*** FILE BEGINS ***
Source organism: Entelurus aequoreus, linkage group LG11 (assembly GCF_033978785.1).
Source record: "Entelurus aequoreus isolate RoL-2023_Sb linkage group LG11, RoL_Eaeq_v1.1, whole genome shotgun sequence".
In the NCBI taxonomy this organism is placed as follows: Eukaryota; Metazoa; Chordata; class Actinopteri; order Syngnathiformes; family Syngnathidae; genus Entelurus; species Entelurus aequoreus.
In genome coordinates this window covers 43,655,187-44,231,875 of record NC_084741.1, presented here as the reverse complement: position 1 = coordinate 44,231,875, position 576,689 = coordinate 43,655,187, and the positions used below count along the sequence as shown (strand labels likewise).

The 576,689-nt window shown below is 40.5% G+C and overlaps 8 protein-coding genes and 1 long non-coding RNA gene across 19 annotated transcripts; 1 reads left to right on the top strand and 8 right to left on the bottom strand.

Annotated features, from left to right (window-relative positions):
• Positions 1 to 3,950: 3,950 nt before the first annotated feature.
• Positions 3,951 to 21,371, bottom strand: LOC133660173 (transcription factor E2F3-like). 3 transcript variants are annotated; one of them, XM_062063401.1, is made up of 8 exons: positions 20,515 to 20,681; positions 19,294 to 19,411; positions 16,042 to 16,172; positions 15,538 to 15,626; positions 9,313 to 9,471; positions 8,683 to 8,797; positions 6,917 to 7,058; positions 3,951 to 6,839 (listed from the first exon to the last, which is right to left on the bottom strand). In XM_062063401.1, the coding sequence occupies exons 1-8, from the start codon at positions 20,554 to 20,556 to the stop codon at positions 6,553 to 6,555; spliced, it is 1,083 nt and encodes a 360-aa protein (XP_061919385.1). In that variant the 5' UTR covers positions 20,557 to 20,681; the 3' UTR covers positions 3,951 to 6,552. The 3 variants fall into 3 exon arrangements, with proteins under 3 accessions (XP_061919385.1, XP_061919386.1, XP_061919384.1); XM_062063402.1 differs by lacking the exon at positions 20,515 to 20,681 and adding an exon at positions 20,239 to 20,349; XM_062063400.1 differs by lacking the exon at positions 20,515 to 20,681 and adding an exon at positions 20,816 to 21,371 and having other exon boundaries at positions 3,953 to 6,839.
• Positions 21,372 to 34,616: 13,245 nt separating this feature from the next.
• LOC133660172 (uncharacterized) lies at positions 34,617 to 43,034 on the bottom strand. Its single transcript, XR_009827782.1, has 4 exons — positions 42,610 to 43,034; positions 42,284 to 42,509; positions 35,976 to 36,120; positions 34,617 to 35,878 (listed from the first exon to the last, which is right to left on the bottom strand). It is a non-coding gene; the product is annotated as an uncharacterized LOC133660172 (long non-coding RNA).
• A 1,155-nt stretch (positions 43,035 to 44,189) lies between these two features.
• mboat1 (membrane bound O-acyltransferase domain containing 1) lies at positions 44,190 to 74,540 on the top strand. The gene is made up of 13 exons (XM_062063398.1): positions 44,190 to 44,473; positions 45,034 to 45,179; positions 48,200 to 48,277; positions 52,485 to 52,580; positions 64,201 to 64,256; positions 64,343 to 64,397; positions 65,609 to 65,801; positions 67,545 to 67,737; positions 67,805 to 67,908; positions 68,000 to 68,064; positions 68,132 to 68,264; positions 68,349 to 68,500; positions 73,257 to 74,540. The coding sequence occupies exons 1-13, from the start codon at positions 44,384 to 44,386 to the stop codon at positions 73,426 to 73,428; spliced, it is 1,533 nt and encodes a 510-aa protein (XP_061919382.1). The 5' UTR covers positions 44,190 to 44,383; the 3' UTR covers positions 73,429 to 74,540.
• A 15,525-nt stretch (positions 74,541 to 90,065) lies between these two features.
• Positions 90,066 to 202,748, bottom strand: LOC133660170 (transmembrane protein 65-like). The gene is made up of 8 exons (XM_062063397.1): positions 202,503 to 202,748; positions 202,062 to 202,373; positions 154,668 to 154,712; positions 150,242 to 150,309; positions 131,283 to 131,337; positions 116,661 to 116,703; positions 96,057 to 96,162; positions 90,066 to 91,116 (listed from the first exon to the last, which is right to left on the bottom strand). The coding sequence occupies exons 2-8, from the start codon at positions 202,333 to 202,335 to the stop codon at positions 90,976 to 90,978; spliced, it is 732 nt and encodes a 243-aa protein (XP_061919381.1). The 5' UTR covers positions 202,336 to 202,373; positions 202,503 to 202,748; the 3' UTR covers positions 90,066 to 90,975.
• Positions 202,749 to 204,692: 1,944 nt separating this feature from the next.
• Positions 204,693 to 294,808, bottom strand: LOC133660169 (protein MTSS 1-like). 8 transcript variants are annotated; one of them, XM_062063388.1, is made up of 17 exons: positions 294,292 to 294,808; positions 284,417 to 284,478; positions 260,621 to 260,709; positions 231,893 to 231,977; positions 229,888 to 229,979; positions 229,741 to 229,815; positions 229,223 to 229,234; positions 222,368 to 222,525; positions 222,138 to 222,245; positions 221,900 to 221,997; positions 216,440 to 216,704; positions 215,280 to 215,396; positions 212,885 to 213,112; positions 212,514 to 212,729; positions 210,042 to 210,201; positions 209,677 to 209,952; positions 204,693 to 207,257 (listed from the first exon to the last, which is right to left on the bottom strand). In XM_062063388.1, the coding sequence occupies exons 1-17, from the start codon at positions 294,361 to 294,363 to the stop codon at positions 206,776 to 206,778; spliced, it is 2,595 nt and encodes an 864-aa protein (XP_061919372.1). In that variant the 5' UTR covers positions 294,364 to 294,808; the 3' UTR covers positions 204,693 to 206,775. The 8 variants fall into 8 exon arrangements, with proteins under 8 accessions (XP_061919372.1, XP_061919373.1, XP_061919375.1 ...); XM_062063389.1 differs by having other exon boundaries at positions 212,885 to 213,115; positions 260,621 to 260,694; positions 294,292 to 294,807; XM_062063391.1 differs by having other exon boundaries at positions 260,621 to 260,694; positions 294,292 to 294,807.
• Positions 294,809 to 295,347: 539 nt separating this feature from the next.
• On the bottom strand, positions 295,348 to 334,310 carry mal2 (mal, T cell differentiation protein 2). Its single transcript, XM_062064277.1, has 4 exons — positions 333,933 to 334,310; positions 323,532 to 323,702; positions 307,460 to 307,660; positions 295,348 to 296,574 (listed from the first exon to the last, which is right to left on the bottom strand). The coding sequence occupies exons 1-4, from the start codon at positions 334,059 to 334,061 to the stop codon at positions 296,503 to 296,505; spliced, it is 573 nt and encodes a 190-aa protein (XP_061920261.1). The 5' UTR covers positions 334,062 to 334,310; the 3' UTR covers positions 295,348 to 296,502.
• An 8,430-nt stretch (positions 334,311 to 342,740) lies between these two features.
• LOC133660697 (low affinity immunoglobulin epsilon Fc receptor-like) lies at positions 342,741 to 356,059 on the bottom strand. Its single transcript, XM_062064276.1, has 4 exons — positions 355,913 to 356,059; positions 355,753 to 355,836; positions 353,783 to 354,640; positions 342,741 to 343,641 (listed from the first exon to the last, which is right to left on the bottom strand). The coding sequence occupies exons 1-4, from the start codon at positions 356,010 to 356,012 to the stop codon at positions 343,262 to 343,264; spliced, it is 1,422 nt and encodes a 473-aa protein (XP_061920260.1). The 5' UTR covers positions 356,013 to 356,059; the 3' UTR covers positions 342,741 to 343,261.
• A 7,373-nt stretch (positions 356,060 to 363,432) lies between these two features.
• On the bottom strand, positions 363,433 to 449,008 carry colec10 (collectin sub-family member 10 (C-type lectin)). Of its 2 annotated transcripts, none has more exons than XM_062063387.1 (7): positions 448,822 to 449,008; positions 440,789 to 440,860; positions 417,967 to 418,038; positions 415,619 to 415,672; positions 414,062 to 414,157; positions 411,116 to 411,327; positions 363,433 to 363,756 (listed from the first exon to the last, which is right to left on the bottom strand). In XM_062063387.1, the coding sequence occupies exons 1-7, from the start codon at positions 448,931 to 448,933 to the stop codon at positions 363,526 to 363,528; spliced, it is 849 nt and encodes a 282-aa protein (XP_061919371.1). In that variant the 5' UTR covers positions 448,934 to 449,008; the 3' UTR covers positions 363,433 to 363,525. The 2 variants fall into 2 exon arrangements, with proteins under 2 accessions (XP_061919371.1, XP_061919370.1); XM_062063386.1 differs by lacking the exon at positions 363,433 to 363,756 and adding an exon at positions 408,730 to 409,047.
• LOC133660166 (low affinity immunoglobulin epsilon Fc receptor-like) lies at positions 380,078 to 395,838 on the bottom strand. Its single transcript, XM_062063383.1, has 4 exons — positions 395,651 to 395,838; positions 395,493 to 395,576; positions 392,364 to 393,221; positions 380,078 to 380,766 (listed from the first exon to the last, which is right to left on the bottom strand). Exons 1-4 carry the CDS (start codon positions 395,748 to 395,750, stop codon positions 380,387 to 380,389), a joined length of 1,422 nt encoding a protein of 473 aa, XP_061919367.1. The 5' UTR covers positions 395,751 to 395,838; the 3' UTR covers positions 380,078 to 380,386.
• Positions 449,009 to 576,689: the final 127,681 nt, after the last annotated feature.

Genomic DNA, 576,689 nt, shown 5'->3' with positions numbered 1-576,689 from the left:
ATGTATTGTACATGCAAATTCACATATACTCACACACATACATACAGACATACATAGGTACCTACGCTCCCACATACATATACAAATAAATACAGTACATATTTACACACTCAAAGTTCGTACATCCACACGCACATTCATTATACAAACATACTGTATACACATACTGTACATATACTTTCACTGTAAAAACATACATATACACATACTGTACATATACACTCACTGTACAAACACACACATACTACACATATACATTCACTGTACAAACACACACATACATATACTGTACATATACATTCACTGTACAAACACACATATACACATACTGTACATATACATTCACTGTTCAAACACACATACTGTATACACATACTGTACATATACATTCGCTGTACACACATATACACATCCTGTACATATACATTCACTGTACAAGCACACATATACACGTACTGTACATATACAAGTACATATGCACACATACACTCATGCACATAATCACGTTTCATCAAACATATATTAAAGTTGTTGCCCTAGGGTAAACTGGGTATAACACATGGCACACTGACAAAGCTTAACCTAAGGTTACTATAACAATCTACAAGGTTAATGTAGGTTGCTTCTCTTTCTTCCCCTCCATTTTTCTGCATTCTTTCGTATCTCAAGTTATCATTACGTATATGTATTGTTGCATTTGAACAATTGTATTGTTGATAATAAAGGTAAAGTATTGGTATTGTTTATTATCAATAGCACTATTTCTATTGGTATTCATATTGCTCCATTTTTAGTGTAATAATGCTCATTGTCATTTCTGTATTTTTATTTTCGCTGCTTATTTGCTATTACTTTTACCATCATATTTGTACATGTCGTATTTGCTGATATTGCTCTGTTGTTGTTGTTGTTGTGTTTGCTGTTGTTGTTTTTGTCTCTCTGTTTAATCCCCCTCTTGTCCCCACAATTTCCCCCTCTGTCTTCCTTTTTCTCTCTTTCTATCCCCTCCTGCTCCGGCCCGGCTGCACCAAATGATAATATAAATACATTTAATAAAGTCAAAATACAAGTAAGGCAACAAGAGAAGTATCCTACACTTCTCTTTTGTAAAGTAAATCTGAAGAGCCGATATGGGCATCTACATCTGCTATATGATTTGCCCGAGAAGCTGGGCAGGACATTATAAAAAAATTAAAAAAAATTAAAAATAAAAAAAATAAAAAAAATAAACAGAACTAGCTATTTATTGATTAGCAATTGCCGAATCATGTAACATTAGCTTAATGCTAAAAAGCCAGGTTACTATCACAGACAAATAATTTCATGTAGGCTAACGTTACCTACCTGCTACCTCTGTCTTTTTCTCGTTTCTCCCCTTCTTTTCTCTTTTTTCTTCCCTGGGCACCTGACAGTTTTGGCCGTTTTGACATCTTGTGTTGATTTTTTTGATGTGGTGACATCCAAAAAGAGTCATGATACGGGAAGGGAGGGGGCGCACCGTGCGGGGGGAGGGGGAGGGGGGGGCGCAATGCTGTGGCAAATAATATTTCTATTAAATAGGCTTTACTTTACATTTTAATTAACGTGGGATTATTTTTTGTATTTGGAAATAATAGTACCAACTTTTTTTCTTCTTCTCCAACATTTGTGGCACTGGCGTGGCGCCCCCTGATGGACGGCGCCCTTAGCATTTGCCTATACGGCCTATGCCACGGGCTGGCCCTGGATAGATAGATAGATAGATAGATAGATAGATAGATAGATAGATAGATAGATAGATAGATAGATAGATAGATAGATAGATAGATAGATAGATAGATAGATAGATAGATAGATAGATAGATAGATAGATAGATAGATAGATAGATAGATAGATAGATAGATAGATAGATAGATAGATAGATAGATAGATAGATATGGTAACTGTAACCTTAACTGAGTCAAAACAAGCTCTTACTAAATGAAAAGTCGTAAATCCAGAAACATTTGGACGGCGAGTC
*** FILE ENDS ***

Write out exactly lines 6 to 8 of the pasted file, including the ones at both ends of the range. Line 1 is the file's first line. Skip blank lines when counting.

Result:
Annotated features, from left to right (window-relative positions):
• Positions 1 to 3,950: 3,950 nt before the first annotated feature.
• Positions 3,951 to 21,371, bottom strand: LOC133660173 (transcription factor E2F3-like). 3 transcript variants are annotated; one of them, XM_062063401.1, is made up of 8 exons: positions 20,515 to 20,681; positions 19,294 to 19,411; positions 16,042 to 16,172; positions 15,538 to 15,626; positions 9,313 to 9,471; positions 8,683 to 8,797; positions 6,917 to 7,058; positions 3,951 to 6,839 (listed from the first exon to the last, which is right to left on the bottom strand). In XM_062063401.1, the coding sequence occupies exons 1-8, from the start codon at positions 20,554 to 20,556 to the stop codon at positions 6,553 to 6,555; spliced, it is 1,083 nt and encodes a 360-aa protein (XP_061919385.1). In that variant the 5' UTR covers positions 20,557 to 20,681; the 3' UTR covers positions 3,951 to 6,552. The 3 variants fall into 3 exon arrangements, with proteins under 3 accessions (XP_061919385.1, XP_061919386.1, XP_061919384.1); XM_062063402.1 differs by lacking the exon at positions 20,515 to 20,681 and adding an exon at positions 20,239 to 20,349; XM_062063400.1 differs by lacking the exon at positions 20,515 to 20,681 and adding an exon at positions 20,816 to 21,371 and having other exon boundaries at positions 3,953 to 6,839.